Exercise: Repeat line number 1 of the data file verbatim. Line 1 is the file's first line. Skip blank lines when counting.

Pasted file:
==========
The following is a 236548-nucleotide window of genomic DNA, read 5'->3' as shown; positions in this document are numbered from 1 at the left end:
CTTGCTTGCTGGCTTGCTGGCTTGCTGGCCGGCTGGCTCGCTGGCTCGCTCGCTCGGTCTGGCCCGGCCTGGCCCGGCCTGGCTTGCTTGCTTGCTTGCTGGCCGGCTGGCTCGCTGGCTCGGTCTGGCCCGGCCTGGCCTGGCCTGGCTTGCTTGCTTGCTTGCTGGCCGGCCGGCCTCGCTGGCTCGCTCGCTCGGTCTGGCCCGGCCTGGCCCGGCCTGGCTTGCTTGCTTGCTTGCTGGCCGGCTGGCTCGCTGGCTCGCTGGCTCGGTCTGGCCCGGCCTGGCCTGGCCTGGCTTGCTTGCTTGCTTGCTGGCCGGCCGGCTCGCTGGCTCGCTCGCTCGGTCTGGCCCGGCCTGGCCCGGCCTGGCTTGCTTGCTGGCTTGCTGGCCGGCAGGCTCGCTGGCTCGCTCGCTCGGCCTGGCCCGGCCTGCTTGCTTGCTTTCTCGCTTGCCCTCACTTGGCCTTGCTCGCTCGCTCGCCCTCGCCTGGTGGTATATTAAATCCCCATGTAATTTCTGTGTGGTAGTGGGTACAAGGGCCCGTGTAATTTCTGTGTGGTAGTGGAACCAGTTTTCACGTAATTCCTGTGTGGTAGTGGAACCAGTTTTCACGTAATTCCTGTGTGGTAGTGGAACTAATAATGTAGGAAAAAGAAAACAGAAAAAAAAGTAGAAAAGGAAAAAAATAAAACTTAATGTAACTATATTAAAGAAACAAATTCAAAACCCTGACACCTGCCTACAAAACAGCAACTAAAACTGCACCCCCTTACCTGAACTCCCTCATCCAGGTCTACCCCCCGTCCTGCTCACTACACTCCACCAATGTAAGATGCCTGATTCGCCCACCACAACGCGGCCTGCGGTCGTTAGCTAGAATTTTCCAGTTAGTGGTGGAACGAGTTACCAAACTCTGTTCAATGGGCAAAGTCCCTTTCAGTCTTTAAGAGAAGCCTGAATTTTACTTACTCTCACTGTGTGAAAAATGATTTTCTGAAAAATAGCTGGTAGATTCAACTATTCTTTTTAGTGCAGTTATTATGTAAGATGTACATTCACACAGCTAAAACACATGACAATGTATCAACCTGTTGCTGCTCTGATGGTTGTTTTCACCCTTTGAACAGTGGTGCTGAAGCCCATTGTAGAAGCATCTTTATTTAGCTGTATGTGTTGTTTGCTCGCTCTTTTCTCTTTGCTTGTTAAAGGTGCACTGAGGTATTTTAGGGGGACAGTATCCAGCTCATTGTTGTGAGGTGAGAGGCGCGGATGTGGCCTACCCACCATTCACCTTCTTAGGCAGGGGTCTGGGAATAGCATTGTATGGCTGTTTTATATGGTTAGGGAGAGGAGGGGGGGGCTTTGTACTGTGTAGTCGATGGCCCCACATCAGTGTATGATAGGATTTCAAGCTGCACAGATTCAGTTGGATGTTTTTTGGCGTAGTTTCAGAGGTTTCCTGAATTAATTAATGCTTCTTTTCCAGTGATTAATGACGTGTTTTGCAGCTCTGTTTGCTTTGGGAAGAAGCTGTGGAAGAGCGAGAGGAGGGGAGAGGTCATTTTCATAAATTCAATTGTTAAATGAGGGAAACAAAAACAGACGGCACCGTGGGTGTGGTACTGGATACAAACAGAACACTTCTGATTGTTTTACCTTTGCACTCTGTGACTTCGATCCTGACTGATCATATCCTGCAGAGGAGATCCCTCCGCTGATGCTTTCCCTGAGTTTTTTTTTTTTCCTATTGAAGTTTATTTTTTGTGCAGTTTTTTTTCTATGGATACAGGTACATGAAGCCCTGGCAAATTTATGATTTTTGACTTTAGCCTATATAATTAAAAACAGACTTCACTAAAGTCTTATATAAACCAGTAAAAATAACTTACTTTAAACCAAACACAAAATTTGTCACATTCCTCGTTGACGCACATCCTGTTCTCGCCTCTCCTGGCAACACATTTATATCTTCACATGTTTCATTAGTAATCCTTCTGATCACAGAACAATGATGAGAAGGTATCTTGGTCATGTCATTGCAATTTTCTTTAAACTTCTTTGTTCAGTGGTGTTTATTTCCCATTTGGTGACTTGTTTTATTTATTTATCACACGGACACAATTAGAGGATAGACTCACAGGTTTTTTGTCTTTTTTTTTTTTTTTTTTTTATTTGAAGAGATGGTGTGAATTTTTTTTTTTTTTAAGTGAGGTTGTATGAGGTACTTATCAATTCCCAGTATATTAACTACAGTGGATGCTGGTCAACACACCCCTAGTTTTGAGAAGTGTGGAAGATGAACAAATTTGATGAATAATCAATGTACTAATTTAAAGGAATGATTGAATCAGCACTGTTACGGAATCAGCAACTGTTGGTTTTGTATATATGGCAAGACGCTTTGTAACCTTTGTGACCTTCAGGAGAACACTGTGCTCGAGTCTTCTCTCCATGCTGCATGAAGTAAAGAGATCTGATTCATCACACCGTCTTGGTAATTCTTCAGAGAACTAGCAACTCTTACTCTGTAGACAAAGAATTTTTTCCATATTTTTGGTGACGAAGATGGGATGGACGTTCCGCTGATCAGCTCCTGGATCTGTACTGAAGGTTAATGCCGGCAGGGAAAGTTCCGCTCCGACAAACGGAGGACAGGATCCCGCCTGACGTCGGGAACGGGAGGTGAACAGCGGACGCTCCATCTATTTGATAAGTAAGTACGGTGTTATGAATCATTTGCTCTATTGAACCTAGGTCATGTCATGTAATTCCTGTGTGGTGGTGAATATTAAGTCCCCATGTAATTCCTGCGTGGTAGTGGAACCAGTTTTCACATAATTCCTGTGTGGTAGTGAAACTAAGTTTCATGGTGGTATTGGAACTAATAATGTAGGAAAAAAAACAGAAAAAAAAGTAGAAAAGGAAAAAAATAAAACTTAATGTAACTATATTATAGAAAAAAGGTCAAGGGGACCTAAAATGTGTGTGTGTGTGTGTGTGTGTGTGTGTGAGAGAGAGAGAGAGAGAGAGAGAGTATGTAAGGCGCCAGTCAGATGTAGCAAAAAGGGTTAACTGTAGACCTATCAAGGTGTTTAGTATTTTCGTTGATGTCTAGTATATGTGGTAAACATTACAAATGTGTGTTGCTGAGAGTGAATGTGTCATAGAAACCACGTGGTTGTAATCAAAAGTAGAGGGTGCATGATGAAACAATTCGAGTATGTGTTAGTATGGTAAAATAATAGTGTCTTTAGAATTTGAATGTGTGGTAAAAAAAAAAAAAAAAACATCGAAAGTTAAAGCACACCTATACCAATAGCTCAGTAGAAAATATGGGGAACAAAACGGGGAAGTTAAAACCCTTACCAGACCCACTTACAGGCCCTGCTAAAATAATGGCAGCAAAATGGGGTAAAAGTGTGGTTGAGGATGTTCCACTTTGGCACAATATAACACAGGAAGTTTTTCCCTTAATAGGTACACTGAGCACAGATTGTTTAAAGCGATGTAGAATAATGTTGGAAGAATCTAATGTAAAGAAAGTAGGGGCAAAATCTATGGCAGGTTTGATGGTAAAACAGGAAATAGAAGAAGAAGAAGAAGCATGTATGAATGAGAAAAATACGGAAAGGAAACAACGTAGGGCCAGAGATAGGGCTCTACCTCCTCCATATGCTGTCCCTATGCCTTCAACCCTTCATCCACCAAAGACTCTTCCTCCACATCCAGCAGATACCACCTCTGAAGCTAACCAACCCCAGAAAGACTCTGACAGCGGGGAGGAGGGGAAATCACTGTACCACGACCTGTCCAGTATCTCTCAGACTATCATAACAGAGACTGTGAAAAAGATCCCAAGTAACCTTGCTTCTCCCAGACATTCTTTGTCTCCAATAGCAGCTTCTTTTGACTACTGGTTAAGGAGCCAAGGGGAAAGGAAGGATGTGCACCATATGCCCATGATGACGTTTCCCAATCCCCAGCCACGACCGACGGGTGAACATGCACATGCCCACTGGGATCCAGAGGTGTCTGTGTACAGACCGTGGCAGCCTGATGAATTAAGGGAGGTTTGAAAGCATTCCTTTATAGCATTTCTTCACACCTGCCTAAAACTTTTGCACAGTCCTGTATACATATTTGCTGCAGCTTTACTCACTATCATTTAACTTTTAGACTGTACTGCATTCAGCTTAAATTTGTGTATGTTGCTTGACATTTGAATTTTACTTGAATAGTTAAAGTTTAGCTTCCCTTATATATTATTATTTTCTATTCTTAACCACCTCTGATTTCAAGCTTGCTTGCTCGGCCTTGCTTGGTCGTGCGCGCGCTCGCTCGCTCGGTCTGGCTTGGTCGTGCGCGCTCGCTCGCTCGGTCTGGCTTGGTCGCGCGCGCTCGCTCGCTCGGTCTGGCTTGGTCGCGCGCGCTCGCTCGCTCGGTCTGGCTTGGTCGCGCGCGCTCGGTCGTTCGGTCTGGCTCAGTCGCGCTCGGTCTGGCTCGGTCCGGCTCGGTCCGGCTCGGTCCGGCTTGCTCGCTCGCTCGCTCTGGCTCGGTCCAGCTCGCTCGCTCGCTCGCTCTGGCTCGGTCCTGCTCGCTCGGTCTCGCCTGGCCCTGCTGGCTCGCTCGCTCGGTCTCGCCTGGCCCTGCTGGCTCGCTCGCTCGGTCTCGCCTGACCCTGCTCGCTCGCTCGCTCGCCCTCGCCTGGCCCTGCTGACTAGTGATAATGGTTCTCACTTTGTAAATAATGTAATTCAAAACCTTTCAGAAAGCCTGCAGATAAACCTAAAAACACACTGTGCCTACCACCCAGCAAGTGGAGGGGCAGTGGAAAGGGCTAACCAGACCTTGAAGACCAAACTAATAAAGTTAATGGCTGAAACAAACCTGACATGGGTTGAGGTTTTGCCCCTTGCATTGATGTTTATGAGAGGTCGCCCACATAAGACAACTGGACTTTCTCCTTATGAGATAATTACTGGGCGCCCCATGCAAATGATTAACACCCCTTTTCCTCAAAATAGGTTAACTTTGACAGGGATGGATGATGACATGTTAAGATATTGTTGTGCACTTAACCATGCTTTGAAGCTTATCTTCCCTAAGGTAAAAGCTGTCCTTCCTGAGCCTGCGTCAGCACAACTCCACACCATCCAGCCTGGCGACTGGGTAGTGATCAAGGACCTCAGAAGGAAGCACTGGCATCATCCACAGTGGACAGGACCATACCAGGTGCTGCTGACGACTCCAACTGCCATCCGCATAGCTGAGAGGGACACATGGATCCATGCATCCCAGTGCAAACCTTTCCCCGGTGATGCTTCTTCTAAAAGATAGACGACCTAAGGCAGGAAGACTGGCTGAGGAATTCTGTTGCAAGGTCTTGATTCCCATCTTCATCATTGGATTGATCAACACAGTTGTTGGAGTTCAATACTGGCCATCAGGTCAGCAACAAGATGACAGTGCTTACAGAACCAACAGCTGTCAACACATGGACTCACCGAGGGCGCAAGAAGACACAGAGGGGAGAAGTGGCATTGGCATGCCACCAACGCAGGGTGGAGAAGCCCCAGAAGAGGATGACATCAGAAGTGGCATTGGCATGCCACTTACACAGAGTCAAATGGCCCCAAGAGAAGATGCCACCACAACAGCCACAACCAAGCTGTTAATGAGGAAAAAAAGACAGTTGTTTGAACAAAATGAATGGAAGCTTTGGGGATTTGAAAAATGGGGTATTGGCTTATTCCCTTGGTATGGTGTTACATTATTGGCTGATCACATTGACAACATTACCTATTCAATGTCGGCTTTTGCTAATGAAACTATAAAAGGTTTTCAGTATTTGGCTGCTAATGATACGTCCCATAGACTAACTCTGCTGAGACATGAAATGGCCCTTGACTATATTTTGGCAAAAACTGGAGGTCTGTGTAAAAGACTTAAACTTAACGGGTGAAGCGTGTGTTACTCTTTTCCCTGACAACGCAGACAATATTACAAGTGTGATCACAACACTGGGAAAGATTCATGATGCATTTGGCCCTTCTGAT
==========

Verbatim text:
The following is a 236548-nucleotide window of genomic DNA, read 5'->3' as shown; positions in this document are numbered from 1 at the left end: